Security Blog
Security Blog
Posted By Gregory

Limit login attempts without a plugin?

How to protect WordPress login page without using a plugin


You can find plenty of comments and advice on that on the Internet. But is it real?

By default WordPress allows unlimited login attempts through the login form, sending special cookies, using XML-RPC call, and REST API calls. This allows passwords to be cracked with relative ease via brute force attack. Nowadays hackers and bots are constantly trying to log in to your WordPress site by guessing your admin password and passwords of other user registered on the site. So, if you want to protect your site without using plugin you need:

  1. Know PHP well.
  2. Know enough about authentication filter and action (built-in to the WordPress) to hook them. I recommend to start from hooks like ‘authenticate’ and ‘wp_login_failed’.
  3. Track post login form, XML RPC and REST API authorization requests, and yeah, don’t forget authorization cookies (are they valid?).
  4. Store somewhere all attempts with all attempted logins and all IP addresses to calculate when and what IP you need to block. I recommend using Transient API. Seriously. This is the easiest way. Of course, you can’t control it, but using it allows you do something without knowledge of SQL.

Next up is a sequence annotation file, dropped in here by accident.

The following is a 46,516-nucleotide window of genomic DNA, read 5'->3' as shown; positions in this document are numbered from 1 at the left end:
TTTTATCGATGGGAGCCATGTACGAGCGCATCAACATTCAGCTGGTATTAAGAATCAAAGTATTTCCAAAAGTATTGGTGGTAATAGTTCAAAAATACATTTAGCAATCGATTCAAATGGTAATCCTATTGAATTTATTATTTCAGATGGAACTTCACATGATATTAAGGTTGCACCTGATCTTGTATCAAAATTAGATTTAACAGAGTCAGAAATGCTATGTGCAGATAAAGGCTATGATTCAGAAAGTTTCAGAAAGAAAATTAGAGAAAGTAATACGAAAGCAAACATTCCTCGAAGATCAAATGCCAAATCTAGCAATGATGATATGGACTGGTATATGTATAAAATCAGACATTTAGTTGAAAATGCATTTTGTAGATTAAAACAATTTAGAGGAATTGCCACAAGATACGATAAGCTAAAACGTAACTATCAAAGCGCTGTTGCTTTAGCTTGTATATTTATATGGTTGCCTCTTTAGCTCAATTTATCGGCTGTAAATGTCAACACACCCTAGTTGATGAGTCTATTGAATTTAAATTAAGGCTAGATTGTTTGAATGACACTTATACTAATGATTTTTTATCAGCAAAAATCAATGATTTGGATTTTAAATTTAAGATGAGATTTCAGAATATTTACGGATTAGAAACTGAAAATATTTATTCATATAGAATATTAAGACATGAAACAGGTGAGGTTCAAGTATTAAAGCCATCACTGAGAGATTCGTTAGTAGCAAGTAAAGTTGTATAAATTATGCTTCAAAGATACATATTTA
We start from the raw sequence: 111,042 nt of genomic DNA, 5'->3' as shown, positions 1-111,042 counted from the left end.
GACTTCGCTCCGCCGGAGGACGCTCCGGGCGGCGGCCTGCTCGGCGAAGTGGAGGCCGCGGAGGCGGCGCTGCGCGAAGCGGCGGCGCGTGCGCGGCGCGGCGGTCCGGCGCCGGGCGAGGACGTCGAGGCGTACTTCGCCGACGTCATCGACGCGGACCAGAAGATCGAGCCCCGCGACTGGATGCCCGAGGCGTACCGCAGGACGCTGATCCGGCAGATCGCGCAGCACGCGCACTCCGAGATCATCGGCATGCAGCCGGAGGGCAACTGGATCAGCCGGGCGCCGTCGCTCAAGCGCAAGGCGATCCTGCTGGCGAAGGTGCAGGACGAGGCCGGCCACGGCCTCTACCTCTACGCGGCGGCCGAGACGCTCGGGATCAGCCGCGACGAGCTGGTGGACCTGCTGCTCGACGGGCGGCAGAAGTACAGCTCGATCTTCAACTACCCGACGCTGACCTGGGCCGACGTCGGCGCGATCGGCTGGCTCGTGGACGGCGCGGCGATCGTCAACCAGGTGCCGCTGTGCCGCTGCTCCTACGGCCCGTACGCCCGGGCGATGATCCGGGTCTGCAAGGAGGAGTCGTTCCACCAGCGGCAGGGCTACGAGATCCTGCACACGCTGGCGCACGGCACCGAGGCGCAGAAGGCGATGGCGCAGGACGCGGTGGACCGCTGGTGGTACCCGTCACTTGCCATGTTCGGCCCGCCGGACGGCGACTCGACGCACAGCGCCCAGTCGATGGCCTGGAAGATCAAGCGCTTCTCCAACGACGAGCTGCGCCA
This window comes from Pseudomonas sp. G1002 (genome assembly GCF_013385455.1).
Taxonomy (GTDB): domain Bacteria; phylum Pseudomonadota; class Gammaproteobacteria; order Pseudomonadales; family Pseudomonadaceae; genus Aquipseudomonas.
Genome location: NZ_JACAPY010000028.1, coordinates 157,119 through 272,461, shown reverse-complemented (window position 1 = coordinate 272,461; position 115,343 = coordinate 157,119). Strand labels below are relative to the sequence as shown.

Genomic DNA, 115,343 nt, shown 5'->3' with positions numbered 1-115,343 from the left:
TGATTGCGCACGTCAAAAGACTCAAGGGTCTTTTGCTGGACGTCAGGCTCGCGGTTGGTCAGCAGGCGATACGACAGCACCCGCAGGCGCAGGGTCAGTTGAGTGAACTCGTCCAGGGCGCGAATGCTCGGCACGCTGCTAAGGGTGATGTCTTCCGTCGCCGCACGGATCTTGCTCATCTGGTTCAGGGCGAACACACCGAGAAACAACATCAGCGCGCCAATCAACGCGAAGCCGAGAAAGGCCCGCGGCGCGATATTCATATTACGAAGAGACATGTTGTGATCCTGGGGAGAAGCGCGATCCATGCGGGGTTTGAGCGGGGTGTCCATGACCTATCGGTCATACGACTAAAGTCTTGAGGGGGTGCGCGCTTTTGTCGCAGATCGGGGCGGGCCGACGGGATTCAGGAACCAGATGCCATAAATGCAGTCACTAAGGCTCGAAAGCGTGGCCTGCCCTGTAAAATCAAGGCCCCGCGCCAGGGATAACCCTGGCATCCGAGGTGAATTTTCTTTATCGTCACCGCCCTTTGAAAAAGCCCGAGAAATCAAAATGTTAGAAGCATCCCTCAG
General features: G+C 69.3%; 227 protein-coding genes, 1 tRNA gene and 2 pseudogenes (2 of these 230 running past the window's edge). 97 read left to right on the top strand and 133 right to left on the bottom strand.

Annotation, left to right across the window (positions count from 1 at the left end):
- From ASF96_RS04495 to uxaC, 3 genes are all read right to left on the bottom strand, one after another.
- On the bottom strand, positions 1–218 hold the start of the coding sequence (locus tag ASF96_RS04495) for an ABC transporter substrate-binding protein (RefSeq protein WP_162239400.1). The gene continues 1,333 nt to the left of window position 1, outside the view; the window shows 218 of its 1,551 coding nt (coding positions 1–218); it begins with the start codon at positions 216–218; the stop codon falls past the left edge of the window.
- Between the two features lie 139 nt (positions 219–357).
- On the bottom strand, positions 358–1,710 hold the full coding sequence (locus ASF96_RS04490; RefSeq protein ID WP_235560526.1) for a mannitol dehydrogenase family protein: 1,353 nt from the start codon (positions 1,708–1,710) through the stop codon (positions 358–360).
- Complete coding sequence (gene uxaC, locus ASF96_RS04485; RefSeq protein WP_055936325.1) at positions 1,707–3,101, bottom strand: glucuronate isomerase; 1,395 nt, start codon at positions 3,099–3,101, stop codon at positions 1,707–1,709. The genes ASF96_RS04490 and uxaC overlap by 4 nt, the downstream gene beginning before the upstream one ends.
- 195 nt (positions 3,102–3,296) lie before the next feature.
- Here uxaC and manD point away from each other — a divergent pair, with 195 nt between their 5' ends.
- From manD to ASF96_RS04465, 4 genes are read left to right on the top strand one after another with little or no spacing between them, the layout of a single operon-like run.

5. Calculate time between unsuccessful login attempts for particular IP.
  6. Have a tool or PHP code to reset any of those counters and blocked customer IP. What if some legitimate customer will be blocked by chance?

Looks crazy? You have a second option. You can google and grab some code snippets from some blog in the Internet without any warranty and support.

Conclusion: You can find plenty of advice on how to limit login attempts without plugin on the Internet. But all advice is given by persons who don’t even know how WordPress authentication algorithm works exactly, including those nice guys from stackoverflow. But, anyway, you can do that, if you really don’t worry about security of your site because there is no option to do it right way without PHP coding skills and knowledge of the WordPress authentication mechanism.

If there’s something strange on your site who you gonna call?

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I’m a self-employed developer who builds software products and services using WordPress for more that seven years. I enjoy partnering with others for interesting and challenging projects. If you’re interested in, feel free to contact me.

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